Virgin Media has announced that its London Underground Wi-Fi network will remain free for the remainder of 2012.
The service was switched on ahead of the London Olympics at over 70 stations, with a total of 120 expected to be online before the year's end.
Virgin had planned to start charging for the service once the Paralympic Games were over but announced on Wednesday it would remain free until 2013.
The move will be met with glee by regular commuters on the Underground, with the service clearly proving hugely popular both during the Olympics and beyond.
On 27 September, Virgin reported seeing the busiest traffic day to date with over one million unique connections made across the network, and it continues to grow in use, with 1.12 million connections made on 12 October.
Gareth Powell, London Underground's director of strategy and service development, said the organisation was confident its work alongside Virgin would ensure all stations were hooked up before the year's end.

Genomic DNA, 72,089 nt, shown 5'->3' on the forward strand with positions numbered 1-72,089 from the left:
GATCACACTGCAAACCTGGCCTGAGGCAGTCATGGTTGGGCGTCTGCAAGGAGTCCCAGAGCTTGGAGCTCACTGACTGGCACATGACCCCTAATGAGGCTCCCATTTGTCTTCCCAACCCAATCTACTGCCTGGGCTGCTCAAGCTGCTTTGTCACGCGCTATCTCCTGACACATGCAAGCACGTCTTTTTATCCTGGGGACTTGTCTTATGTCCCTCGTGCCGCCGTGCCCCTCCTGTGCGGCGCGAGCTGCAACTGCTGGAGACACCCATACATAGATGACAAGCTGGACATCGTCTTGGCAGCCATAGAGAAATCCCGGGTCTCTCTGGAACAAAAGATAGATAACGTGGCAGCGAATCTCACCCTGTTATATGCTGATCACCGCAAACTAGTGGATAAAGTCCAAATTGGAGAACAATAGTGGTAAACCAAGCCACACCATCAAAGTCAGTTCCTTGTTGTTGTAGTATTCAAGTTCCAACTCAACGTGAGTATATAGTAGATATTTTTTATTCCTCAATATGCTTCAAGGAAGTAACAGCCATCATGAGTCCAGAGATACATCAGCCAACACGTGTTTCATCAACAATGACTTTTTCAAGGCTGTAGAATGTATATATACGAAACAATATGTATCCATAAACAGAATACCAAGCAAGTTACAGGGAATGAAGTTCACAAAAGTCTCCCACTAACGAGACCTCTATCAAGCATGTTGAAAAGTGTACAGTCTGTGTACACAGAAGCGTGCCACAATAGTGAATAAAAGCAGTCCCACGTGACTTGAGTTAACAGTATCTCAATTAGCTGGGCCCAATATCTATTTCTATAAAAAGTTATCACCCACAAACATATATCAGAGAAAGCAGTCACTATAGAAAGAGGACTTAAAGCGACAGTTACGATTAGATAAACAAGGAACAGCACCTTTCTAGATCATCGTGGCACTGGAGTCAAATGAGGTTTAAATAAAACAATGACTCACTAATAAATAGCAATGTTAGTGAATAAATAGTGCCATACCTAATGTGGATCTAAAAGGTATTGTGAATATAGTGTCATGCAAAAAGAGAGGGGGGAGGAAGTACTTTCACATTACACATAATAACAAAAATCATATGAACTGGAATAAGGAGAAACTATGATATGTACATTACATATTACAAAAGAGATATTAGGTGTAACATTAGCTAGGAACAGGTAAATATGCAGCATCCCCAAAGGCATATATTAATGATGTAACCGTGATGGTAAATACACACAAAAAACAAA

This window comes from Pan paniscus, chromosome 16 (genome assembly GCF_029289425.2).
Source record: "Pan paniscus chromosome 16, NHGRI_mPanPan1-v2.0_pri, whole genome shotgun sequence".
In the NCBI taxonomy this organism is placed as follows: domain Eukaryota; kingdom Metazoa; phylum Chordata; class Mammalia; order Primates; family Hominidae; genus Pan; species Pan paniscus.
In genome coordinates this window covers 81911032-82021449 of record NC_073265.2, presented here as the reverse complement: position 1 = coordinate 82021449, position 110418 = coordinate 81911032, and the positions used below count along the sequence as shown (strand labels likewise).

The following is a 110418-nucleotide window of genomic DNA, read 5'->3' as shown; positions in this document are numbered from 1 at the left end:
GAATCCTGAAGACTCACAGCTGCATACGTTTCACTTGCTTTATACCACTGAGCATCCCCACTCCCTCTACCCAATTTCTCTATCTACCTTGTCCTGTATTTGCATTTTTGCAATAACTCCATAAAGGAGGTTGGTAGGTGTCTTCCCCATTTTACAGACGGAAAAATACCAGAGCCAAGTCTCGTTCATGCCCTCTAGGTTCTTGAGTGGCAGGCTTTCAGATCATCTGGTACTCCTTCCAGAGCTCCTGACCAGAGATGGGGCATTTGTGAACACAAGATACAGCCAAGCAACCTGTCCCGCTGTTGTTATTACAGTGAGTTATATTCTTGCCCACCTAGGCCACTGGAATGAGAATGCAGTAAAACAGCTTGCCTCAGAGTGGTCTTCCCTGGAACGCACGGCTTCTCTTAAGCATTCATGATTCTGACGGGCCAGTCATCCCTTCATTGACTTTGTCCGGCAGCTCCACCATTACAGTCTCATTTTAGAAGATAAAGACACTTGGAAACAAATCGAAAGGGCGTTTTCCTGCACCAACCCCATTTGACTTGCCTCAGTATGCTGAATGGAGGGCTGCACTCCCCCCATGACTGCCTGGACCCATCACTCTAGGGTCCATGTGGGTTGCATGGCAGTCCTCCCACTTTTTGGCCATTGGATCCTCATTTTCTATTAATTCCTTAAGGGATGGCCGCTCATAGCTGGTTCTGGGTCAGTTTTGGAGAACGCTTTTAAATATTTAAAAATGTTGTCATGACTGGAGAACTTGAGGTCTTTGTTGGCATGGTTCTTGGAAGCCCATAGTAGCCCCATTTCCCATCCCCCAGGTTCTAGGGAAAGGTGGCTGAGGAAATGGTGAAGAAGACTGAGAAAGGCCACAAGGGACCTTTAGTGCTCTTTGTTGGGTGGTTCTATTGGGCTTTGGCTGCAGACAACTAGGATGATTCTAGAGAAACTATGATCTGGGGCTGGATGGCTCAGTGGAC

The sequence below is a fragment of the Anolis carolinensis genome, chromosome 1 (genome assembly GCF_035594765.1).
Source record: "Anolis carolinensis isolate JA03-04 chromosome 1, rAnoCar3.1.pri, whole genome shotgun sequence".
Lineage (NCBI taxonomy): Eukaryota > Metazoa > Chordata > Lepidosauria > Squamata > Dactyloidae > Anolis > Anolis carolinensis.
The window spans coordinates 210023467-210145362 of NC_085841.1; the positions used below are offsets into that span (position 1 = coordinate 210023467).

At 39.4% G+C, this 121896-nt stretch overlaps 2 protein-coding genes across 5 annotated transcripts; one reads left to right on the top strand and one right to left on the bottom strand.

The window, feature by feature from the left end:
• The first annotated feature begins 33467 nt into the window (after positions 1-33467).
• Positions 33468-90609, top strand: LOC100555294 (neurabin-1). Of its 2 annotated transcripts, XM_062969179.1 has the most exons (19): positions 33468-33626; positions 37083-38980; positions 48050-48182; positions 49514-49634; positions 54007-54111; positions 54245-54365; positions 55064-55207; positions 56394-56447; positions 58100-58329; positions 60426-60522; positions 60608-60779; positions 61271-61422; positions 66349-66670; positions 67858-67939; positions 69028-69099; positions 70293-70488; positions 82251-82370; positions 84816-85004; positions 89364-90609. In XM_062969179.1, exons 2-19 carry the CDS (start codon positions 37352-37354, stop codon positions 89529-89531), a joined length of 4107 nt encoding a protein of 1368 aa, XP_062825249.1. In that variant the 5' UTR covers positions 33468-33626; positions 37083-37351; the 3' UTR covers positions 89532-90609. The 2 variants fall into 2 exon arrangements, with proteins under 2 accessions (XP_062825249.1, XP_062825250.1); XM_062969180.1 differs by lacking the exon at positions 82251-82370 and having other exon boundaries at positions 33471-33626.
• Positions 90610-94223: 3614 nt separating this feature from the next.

"Wi-Fi at tube stations is proving to be a very popular service with up-to-the-minute travel information and journey planner at passengers' fingertips," he said.
"There are already 72 London Underground stations online and our engineers are working in partnership with Virgin Media to continue the rollout in 2012."
Virgin confirmed it is also in talks with partners about the possibility of wholesaling the network. This could mean other providers could offer their customers access as a bundled service or add-on.
"We're in positive talks with potential wholesale partners to ensure a fantastic experience for all tube passengers throughout 2012 and beyond," added Jon James, executive director of broadband at Virgin Media.
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